Epps & Coulson


Healthcare Companies should conduct a self-audit each year of their organizational structure and operations.  The audit should include ensuring that all organizational documents (historical and any updates) are updated and that the documents are available when needed.  As with normal non-medical companies, besides organization corporate documentation, all licenses and contracts, whether for internal operations (like employment contracts) or vendors should be available and relevant dates calendared.  All insurance policies should be reviewed for updates and policy deadlines.

Healthcare providers have more stringent reviews that should be conducted than general corporations.  They are heavily regulated by federal and state governments, including for instance in the areas of HIPAA, Medicare billing, DEA or CLIA status, state licensure regulations and scope of practice limitations.  Maintaining compliant policies, practices and procedures is essential for licensure, billing, government oversight, insurance audit, and effective policies and procedures can serve as potential defenses to claims by employees, patients, whistleblowers, governmental enforcement, insurance claims and other areas of concern.  Regular review can identify problems in order to resolve them before an emergency arises, before the healthcare provider goes through a sale or merger, or other large organizational events.

And, Medical providers have additional concerns in that Medical Director Agreements, leases, and practice operations must be reviewed for anti-kickback statutes, Corporate Practice of Medicine limitations, Self-Referral admonitions, etc.  All staff licensure and certifications must be up-to-date.  In addition, medical providers must maintain staff immunization, health screening information and status of potential exclusion from Medicare, Office of Inspector General and state Health & Human Services requirements, etc.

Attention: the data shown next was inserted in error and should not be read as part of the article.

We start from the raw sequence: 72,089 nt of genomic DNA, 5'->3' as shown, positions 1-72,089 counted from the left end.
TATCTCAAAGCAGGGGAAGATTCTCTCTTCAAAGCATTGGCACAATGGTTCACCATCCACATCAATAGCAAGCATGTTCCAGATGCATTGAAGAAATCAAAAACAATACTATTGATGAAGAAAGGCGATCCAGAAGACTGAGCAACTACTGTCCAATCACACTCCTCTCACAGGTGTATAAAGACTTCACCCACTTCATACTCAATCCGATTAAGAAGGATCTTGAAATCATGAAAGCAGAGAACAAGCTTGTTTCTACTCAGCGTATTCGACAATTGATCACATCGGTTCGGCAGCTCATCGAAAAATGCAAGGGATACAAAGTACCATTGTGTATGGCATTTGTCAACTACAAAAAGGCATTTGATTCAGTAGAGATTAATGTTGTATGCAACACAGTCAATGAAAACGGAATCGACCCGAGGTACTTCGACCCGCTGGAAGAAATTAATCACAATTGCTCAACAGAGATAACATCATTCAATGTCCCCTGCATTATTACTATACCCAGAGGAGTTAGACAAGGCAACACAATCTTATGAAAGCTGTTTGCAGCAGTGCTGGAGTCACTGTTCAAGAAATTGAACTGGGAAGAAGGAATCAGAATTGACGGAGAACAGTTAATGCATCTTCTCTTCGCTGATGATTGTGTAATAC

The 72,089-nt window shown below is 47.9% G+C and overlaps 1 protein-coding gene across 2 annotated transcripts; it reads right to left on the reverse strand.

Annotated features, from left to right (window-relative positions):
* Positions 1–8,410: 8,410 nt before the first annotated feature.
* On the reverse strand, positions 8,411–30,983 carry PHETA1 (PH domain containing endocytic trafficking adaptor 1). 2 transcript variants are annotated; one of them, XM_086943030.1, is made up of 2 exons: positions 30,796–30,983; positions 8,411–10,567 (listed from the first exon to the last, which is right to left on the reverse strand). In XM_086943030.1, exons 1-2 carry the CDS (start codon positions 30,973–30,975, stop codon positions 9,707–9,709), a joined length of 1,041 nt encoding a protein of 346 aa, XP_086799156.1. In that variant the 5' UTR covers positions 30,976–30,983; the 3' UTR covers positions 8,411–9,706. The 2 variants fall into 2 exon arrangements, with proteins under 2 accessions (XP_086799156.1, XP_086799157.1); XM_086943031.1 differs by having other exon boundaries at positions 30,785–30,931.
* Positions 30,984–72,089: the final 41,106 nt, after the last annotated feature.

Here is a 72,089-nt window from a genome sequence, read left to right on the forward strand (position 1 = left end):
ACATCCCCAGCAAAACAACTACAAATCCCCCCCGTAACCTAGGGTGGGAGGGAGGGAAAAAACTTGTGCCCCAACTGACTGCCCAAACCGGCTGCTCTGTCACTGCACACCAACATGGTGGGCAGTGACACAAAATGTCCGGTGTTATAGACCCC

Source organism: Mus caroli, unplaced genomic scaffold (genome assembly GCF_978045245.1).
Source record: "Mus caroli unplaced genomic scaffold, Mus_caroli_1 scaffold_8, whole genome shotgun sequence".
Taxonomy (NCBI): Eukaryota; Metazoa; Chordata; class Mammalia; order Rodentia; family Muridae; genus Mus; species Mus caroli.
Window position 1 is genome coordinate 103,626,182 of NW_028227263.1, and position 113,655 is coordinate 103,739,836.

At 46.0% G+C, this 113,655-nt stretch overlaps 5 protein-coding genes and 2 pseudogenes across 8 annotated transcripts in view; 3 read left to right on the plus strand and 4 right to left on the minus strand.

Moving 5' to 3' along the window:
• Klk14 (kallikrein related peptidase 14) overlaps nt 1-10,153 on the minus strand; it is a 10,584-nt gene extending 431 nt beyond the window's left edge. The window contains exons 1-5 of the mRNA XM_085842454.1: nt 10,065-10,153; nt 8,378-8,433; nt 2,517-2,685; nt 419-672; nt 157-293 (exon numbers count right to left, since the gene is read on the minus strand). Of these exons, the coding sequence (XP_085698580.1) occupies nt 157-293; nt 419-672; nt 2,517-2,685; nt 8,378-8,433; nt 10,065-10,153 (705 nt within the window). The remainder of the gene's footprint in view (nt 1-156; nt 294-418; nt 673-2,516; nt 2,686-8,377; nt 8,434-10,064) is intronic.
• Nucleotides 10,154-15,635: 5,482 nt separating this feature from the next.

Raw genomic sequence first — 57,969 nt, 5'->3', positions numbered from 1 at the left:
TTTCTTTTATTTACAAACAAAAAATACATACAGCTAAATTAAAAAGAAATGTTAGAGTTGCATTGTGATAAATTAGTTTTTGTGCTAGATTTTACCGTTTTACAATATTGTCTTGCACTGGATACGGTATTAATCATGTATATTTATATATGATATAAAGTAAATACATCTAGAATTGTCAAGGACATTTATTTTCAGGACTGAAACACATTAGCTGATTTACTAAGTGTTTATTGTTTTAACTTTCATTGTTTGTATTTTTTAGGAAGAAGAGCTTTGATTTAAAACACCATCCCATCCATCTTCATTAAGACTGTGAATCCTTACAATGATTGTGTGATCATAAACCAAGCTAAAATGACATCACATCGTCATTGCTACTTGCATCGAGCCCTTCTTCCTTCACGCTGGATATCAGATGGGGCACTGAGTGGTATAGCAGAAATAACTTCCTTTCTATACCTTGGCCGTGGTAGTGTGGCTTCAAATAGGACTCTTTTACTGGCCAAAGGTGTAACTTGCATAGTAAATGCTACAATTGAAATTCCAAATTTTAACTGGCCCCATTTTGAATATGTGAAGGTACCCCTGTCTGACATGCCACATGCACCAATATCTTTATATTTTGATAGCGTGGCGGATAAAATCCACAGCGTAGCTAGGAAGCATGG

Medical providers should also review their billing/coding and documentation practices and procedures for appropriateness, accuracy, completeness and potential upcoding.  Historical data of use of CPT codes used by providers is essential. Then, review of random samples of each provider’s billings and documentations for those billings is prudent.  Analysis of co-pay and co-insurance collection policies and practices, as well as review of policies and procedures for credit balances should be completed annually to ensure compliance.

Providers ought to also review utilization policies of non-physician providers.  Then, training materials for each employee position should be updated and documented, as well as documentation for annual training for compliance with state and federal laws and regulations.

Last, vendor agreements for all areas, including leases, pharmacy or laboratory contracts, marketing agreements should be reviewed for anti-kickback issues, self-referral compliance, prohibitions on corporate practice of medicine, etc.

If you need help with any of this, please contact us.  Epps & Coulson, LLP regularly does compliance audits and specified reviews of policies, practices and procedures for our medical provider clients.  Feel free to contact Dawn:

Information contained in this Memo is intended for informational and educational purposes only and does not constitute legal advice or opinion, nor is it a substitute for the professional judgment of an attorney.  It is considered advertising under laws of some states.  Epps & Coulson, LLP encourages you to call in order to discuss these matters as they apply to you or your business.


Attorneys admitted to practice in

California, New York, Colorado, Texas and Oregon